Former Iranian President Mahmoud Ahmedinejad said Friday that Washington’s unilateral sanctions on his country are inhumane and an attack against Iran.
Ahmedinejad told Mehmet Koc of the Ankara-based Center for Iranian Studies (IRAM) that the US has been against Iran’s nuclear program from the very beginning.
He said the 2015 nuclear deal, or the Joint Comprehensive Plan of Action (JCPOA), could not end decades of tension between the US and Iran.
Ahmedinejad noted in the exclusive interview that America’s “maximum pressure” policy against Iran is not likely to change after the upcoming US presidential elections.
The US sanctioned 18 Iranian banks and Iran’s wider financial sector Thursday in a move European governments warned could have dire humanitarian consequences for the country.
Multiple reports cited anonymous European officials who warned prior to the announcement that the move would make it virtually impossible for Iran to pay for imported humanitarian goods and would expose European financial institutions to potential secondary sanctions.
US President Donald Trump and his administration have been seeking to kill the nuclear deal Washington and other world powers struck with Iran, and has been ramping up a “maximum pressure” campaign aimed at bringing Tehran back to the negotiating table.
Regional developments in wake of Arab Spring
During the nine-year period that started with the Arab Spring, regional countries could not achieve a better economic and political situation as most resources in the region were spent on war and destruction, said Ahmedinejad.
He said that the resources could be spent to deepen friendships among countries in the region and urged nations to unite to solve ongoing disputes through cooperation.
On the recent military escalation between Armenia and Azerbaijan, he said a conflict that has not been resolved by negotiation for 30 years cannot be solved through war.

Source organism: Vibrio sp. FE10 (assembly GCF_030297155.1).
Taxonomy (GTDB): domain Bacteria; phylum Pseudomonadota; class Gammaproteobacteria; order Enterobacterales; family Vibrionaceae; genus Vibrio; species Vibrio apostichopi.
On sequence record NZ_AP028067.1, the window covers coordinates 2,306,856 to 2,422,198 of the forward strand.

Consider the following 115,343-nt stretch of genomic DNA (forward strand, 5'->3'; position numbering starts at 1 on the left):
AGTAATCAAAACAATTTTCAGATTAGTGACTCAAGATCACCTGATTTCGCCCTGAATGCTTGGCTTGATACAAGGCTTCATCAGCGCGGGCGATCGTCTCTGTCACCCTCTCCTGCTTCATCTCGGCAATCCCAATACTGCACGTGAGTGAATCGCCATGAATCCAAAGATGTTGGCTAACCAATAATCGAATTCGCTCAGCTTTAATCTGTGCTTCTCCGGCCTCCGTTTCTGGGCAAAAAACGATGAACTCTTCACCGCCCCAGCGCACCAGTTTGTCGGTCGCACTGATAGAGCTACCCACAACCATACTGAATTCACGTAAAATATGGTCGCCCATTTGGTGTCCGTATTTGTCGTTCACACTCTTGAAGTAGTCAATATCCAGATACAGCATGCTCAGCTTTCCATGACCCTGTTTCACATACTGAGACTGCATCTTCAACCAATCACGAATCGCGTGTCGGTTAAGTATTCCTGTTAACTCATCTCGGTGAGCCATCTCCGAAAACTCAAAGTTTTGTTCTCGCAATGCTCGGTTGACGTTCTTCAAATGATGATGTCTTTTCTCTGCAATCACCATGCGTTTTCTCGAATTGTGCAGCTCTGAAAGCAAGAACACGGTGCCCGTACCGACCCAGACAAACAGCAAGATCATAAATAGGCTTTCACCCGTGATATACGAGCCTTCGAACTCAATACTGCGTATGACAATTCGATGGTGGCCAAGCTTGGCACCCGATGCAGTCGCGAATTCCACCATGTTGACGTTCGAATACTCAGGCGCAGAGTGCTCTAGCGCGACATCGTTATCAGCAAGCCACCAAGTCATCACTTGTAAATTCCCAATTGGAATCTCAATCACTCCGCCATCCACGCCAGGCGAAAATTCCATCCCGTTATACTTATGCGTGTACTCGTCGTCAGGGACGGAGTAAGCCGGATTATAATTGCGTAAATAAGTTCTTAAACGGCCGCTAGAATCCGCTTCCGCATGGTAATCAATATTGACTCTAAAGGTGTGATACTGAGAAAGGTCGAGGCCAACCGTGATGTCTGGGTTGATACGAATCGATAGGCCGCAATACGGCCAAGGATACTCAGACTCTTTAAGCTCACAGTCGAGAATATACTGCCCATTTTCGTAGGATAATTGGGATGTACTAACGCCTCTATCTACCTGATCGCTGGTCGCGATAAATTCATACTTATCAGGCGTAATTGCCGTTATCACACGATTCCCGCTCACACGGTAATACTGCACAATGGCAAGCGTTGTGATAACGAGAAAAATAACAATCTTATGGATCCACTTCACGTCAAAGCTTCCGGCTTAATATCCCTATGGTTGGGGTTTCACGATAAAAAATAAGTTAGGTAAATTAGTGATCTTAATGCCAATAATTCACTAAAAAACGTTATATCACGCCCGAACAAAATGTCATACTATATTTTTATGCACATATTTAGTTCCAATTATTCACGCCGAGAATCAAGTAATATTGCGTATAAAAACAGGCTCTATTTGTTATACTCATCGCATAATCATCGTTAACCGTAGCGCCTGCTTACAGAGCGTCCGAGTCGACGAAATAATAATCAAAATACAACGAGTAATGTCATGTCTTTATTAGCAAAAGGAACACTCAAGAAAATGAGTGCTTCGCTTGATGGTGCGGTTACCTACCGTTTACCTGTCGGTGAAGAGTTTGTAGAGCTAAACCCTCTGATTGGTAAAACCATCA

Underlining that there are easier solutions to the problem, he said countries in the region must come together and mediate between the two conflicting parties.
“External powers do not want us to solve our problems in a friendly, rational and legal framework and through regional cooperation, rather they want conflict in the region,” he said.
Fighting began Sept. 27, when Armenian forces targeted civilian Azerbaijani settlements and military positions in the region, leading to casualties.
Relations between the two former Soviet republics have been tense since 1991 when the Armenian military occupied Upper Karabakh, or Nagorno-Karabakh, an internationally recognized territory of Azerbaijan.
Multiple UN resolutions, as well as international organizations, demand the withdrawal of the invading forces.
The OSCE Minsk Group — co-chaired by France, Russia, and the US — was formed in 1992 to find a peaceful solution to the conflict, but to no avail. A cease-fire, however, was agreed to in 1994.
World powers, including Russia, France and the US, have urged an immediate cease-fire.
Turkey, meanwhile, has supported Baku’s right to self-defense and demanded the withdrawal of Armenia’s occupying forces.
Urging cooperation and solidarity between Iran and Turkey, Ahmedinejad said it is gratifying that the two countries did not reflect their disagreements on regional issues in bilateral relations.
Turkey and Iran may take the lead to establish unity and solidarity among regional countries, he said and expressed his belief that the Turkish nation would play a very effective role in establishing a better world and in solving regional problems.
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